“The growing appetite of people here to have housing property outside J&K attracted local property dealers and they too started expanding their real estate ventures outside the state, mostly in Delhi, Uttar Pradesh and Haryana. This combination of local property dealers and the local investors has become a convenient means of flight of capital from the state to other parts of the country. Initially, this looked prosperous for both. But over a period of time, the investment has lost sheen and many investors found their money locked in the troubled waters of the real estate sector in the country. Those who have invested in under-construction properties are the worst sufferers.”

“If a non-Londoner were to form an opinion of Nine Elms based only on carefully worded press releases and the area’s swish website , they would probably think it was the best thing to hit the city since the Night Tube. Nine Elms today feels something between a wannabe mini Dubai and a permanent building site. Cranes often outnumber real life pedestrians, because despite the strange Uncanny Valley images of Photoshopped Nine Elms residents gleefully walking the streets in various promotional photos, I’m not sure anyone actually lives here.”

“Expensive homes for the super rich, like a £15 million four-bedroom apartment in the 1 St. George Wharf tower overlooking the Thames, lay empty. This astoundingly expensive home in particular has been on the market since December 2019. This is no anomaly: several luxury flats with asking prices well into the millions have sat dormant since as early as 2018, and the construction of yet more identical million pound homes continues every day.”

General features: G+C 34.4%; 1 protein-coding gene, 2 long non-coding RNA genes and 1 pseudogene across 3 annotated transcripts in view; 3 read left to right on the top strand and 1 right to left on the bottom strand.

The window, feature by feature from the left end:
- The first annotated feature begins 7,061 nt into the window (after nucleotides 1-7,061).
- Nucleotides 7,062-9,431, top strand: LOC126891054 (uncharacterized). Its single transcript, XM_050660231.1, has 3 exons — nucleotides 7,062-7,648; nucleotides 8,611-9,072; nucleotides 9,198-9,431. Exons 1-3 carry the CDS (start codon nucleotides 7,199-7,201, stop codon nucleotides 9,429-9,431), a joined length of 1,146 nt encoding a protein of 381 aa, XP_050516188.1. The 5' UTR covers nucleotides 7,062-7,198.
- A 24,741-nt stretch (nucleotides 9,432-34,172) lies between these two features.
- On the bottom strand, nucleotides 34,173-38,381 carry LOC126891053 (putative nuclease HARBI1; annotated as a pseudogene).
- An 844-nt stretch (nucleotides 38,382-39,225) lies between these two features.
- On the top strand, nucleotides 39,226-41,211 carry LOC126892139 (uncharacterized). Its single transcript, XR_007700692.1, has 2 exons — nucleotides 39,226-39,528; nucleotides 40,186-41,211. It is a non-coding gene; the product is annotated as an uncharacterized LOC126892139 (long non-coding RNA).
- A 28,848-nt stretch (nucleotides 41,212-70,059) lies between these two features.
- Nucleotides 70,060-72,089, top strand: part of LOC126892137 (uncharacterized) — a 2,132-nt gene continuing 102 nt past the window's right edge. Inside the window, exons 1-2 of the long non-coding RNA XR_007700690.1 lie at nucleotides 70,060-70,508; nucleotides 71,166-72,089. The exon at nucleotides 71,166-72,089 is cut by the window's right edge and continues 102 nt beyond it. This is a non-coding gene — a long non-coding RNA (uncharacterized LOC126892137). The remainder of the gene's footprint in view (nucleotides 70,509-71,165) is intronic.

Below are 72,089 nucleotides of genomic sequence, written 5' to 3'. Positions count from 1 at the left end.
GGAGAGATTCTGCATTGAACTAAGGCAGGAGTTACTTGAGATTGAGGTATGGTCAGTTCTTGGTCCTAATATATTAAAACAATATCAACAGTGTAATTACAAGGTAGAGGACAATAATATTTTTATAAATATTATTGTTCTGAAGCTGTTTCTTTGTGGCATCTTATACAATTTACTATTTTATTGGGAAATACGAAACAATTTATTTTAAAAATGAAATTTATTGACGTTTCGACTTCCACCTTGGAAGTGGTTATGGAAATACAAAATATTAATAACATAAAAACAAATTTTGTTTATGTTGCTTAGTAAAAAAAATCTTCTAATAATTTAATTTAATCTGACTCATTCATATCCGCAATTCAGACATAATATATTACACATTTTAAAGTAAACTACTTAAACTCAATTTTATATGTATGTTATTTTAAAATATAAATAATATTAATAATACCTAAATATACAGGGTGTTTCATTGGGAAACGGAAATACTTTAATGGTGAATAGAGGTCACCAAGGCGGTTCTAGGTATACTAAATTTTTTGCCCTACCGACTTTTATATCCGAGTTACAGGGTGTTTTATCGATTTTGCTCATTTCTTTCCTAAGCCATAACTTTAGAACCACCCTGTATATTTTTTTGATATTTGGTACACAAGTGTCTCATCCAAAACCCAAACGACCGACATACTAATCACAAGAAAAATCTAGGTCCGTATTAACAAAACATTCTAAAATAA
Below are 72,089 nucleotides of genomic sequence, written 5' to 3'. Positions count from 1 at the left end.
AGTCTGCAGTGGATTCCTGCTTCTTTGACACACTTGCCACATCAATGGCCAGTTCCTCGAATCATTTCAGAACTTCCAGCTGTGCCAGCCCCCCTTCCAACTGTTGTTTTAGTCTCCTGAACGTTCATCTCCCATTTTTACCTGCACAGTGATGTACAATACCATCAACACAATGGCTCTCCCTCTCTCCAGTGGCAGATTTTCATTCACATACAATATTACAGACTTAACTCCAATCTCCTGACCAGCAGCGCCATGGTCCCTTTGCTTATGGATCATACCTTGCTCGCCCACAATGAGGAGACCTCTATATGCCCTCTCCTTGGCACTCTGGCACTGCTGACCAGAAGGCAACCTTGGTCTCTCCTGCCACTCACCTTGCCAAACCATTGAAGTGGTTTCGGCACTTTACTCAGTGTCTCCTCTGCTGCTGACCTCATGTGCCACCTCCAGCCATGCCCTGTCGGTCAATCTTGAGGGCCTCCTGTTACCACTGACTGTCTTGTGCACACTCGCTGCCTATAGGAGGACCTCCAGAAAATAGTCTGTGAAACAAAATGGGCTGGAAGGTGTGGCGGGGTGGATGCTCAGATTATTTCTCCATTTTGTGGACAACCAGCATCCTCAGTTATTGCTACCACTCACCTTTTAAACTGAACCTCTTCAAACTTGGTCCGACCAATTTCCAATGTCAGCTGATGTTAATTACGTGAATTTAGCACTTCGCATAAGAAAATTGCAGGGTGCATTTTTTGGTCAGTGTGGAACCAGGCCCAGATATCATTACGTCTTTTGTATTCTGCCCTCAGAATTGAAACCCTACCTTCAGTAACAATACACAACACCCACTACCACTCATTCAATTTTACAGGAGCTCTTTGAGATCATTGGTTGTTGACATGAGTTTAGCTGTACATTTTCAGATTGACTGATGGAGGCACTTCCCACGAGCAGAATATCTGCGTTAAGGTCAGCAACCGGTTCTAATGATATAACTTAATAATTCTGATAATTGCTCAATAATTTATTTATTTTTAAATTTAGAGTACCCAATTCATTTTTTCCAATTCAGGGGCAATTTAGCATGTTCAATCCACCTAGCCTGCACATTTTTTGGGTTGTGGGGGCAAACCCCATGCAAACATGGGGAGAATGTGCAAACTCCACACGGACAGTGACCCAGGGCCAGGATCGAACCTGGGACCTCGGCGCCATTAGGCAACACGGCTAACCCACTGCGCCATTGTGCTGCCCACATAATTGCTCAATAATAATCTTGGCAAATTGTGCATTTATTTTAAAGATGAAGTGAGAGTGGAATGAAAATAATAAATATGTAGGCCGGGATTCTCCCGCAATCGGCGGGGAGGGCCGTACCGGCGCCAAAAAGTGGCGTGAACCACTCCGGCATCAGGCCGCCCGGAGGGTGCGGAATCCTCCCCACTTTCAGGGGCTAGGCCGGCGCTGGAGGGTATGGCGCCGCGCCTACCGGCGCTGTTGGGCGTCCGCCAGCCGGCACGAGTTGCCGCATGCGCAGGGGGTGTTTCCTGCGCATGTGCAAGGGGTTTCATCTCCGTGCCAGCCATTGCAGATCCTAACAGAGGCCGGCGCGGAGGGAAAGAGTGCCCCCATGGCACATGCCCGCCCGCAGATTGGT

“How much of a scandal could a company that rents desks really create? The rise and fall of WeWork was more of an amusingly bad business story than an example of dangerous fraud, but the new documentary WeWork: Or the Making and Breaking of a $47 Billion Unicorn asks if that’s all there was to it. The documentary explores ‘the rise and fall of one of the biggest corporate flameouts and venture capitalist bubbles in recent years – this is the story of WeWork and its hippie-messianic leader Adam Neumann who makes you beg the question, was he trying to create a cult?'”

“The trailer focuses on WeWork’s founder Adam Neumann and how he managed to convince everyone, including Japanese conglomerate SoftBank which invested $4 billion, that WeWork was going to change the world. His former employees are among the interviewees in the film, which also highlights how Neumann grew increasingly erratic over time, and how that all culminated in the infamous implosion of the company that ended in bankruptcy and suddenly shut-down offices.”

“As someone not familiar with the intricacies of the story, all the revelations in the trailer are new to me. The idea that Neumann cultivated an almost cult-like following and that mass expenditures and partying culture led to this extremely lucrative company going bankrupt overnight is all very fascinating. As is the beleaguered attitude of the talking heads, one of which exclaims in the trailer, ‘For God’s sake, they’re renting f—g desks.'”